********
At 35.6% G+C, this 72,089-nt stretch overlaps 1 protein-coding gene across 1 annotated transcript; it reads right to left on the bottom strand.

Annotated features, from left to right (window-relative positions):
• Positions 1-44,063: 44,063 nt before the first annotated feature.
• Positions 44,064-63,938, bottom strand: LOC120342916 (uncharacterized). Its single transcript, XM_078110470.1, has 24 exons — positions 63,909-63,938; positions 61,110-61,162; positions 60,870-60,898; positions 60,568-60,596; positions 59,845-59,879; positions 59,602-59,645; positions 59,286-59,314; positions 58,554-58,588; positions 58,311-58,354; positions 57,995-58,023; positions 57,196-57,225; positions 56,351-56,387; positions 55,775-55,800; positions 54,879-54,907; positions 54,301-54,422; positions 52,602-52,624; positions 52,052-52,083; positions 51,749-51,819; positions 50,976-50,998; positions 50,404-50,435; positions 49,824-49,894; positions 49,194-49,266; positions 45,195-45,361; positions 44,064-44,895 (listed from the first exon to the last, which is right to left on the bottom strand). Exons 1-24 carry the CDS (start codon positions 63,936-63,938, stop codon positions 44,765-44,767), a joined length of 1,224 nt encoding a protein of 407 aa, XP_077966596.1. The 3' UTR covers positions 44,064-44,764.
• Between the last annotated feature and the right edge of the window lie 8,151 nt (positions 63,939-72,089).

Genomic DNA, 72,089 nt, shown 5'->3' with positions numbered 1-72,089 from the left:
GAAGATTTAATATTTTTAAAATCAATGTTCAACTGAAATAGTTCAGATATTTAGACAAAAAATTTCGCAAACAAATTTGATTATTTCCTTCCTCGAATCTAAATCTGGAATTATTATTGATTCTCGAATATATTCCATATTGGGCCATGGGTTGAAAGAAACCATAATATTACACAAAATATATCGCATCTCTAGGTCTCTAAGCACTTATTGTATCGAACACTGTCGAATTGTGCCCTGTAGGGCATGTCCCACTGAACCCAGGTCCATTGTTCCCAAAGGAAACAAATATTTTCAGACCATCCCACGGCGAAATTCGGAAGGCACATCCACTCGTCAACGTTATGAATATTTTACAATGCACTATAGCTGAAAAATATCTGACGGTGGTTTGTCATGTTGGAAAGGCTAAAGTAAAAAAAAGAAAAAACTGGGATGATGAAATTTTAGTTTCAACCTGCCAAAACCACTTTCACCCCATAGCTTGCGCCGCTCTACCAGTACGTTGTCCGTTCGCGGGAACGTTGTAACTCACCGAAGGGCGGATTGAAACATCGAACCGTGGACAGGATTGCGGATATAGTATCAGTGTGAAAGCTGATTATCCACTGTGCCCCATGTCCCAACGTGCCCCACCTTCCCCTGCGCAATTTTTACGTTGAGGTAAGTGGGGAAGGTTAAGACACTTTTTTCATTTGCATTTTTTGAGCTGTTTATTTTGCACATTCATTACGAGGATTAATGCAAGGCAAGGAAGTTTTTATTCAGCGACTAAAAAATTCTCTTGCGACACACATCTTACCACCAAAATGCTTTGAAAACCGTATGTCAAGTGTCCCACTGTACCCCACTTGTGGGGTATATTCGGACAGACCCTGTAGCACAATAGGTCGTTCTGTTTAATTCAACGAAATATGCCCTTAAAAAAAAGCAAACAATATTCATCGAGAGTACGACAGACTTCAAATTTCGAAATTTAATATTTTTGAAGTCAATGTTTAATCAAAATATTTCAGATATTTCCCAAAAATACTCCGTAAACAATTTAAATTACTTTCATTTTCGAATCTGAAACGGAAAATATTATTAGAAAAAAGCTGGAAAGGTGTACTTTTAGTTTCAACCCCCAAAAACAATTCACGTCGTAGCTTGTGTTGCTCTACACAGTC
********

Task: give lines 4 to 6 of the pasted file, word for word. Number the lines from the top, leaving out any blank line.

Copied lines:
• Positions 44,064-63,938, bottom strand: LOC120342916 (uncharacterized). Its single transcript, XM_078110470.1, has 24 exons — positions 63,909-63,938; positions 61,110-61,162; positions 60,870-60,898; positions 60,568-60,596; positions 59,845-59,879; positions 59,602-59,645; positions 59,286-59,314; positions 58,554-58,588; positions 58,311-58,354; positions 57,995-58,023; positions 57,196-57,225; positions 56,351-56,387; positions 55,775-55,800; positions 54,879-54,907; positions 54,301-54,422; positions 52,602-52,624; positions 52,052-52,083; positions 51,749-51,819; positions 50,976-50,998; positions 50,404-50,435; positions 49,824-49,894; positions 49,194-49,266; positions 45,195-45,361; positions 44,064-44,895 (listed from the first exon to the last, which is right to left on the bottom strand). Exons 1-24 carry the CDS (start codon positions 63,936-63,938, stop codon positions 44,765-44,767), a joined length of 1,224 nt encoding a protein of 407 aa, XP_077966596.1. The 3' UTR covers positions 44,064-44,764.
• Between the last annotated feature and the right edge of the window lie 8,151 nt (positions 63,939-72,089).

Genomic DNA, 72,089 nt, shown 5'->3' with positions numbered 1-72,089 from the left: